War of the Rebellion: Serial 019 Page 0481 Chapter XXV. CORRESPONDENCE,ETC.- UNION.

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GENERAL ORDERS,

HDQRS. FIRST INDIAN BRIGADE, No. 1.

Camp Corwin, on the Verdigris, July 19, 1862.

I. In consequence of the retreat of all white troops from the command of the Indian Expedition I hereby assume command of the Indian regiments in the field.

II. The commanders of the First, Second, and Third Indian Regiments will be present at these headquarters at precisely 8 o'clock p.m. for council of war.

By order of Colonel R. W. Furnas commanding First Indian Brigade.

A. C. ELLITHORPE,

Lieutenant and Acting Assistant Adjutant-General.

SPRINGFIELD, July 20, 1862.

Brigadier General JOHN M. SCHOFIELD:

I have information that the enemy are occupying the country in force from the head of Big Piney, in Lick Settlement, on line to Silver Creek, Arkansas, stationed as follows: Big Piney, Lick Settlement, 40 miles from Rolla, 600 men, under a man by the name of Scow [?]; at North Fork, 800 men, under Coleman; First, at Salem, with 1,000 men; McBride, at Silver Creek, with 2,100 men; Fraser, at Thomasville, with 600 men. The enemy report that they will take the aggressive soon in Missouri. This information in relation to the forces and position of the enemy is derived from several sources and is worthy of attention.

I shall make movements immediately to meet them.

E. B. BROWN,

Brigadier-General.

SAINT LOUIS, MO., July 20, 1862.

General BROWN, Springfield:

It is apparently the intention of the enemy to strike Lebanon or Rolla. If so, I should need nearly your entire force to hold him in check. Should the telegraphic line be broken so that I cannot communicate with you watch his movement, and if he advance move upon his flanks.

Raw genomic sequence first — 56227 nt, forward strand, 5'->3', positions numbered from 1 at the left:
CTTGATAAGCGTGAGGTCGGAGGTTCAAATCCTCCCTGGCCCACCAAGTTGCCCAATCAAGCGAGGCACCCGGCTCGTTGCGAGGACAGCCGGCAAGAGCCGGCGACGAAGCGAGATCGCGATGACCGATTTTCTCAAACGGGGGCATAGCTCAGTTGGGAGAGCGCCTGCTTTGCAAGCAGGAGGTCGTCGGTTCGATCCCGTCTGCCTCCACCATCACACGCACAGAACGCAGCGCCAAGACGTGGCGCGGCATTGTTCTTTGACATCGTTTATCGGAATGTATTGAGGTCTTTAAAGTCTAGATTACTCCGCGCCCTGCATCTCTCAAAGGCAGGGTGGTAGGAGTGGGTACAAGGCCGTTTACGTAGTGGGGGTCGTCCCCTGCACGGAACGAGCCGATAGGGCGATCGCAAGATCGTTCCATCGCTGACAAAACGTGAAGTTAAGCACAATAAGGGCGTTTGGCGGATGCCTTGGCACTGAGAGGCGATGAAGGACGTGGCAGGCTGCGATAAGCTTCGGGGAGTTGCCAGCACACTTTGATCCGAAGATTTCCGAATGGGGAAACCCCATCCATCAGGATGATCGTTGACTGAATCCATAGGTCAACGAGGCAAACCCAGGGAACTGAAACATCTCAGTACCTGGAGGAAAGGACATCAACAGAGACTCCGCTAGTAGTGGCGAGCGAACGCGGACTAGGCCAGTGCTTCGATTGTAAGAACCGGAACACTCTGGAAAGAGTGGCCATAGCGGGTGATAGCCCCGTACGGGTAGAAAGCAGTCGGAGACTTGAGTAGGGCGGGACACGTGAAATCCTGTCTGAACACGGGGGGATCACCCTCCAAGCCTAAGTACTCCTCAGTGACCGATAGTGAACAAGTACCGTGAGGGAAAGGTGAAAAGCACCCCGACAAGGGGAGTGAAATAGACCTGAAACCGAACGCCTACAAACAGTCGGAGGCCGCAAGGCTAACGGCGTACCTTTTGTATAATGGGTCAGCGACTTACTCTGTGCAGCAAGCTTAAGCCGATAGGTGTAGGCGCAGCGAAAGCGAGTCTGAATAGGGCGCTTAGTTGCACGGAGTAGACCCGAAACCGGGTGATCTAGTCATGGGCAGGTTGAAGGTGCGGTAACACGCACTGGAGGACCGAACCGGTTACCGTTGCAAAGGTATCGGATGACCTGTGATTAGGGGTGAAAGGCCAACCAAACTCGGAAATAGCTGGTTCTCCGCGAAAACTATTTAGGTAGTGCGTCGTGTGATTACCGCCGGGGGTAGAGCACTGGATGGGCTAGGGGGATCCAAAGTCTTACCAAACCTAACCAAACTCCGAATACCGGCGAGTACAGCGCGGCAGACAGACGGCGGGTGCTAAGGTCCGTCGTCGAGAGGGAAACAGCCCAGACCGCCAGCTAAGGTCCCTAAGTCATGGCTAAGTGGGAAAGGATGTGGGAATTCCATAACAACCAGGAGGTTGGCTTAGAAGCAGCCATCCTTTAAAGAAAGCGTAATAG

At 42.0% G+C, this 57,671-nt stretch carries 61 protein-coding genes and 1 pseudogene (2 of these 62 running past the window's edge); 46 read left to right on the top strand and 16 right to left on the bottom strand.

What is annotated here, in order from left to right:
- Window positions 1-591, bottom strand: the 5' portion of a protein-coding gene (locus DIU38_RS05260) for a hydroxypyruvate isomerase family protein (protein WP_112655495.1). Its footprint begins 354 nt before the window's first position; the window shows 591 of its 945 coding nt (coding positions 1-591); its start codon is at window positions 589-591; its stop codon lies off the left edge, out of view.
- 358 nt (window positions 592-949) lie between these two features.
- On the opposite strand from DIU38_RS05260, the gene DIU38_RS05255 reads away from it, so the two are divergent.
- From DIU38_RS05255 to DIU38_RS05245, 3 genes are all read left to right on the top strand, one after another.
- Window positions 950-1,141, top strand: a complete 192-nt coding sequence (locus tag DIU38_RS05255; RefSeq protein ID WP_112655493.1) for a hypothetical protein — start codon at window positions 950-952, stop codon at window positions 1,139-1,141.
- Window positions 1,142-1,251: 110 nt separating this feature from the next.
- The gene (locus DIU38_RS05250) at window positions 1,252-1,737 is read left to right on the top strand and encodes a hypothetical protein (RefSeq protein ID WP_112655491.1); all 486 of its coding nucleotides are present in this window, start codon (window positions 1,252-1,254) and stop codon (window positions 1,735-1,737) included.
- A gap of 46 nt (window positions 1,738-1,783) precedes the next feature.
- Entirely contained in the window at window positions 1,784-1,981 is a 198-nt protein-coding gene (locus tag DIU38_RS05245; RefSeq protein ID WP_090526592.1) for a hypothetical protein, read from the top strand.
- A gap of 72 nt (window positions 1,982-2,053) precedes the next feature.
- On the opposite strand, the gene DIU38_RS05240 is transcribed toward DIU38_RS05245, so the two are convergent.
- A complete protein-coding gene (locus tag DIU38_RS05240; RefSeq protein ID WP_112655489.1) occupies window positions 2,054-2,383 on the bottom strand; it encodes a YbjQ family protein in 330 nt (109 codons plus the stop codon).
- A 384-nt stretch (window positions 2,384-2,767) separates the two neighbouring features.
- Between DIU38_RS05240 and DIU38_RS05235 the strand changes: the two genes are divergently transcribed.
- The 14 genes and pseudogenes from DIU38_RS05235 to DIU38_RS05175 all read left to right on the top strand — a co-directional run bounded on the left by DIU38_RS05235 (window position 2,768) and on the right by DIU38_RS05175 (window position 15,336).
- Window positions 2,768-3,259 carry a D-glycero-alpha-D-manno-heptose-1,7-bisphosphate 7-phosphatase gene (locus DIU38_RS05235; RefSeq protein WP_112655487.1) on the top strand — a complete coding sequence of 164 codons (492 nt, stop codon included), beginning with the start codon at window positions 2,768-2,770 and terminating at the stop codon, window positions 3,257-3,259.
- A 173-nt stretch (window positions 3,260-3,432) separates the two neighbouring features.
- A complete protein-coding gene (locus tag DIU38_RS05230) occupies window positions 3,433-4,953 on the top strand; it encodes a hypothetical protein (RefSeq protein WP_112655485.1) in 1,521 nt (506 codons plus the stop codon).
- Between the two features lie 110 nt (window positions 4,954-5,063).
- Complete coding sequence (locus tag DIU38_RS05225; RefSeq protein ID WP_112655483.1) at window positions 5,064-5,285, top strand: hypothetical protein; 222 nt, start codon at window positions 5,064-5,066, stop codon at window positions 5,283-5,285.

J. M. SCHOFIELD,

Brigadier-General.

HEADQUARTERS, Warsaw, Mo., July 20, 1862.

Brigadier General JAMES TOTTEN,

Commanding Division Central Missouri, Jefferson City, Mo.:

GENERAL: Everything at and in the immediate vicinity of this post is at present quiet. Frequent scouting parties sent out during the past ten days fail to find or hear of any organized bands of rebels or guerrillas within a circuit of 15 or 20 mils,though there are still a number of bushwhackers scattered through different parts of the surrounding country.

I have succeeded in capturing 6,who are now in close confinement and cases being investigated. The troops shall be kept actively employed and no effort spared to exterminate or capture these outlaws.

Learning that the Sulphur Springs Ford, some 10 miles up the Osage, was a favorite crossing place for both guerrillas and rebels going both

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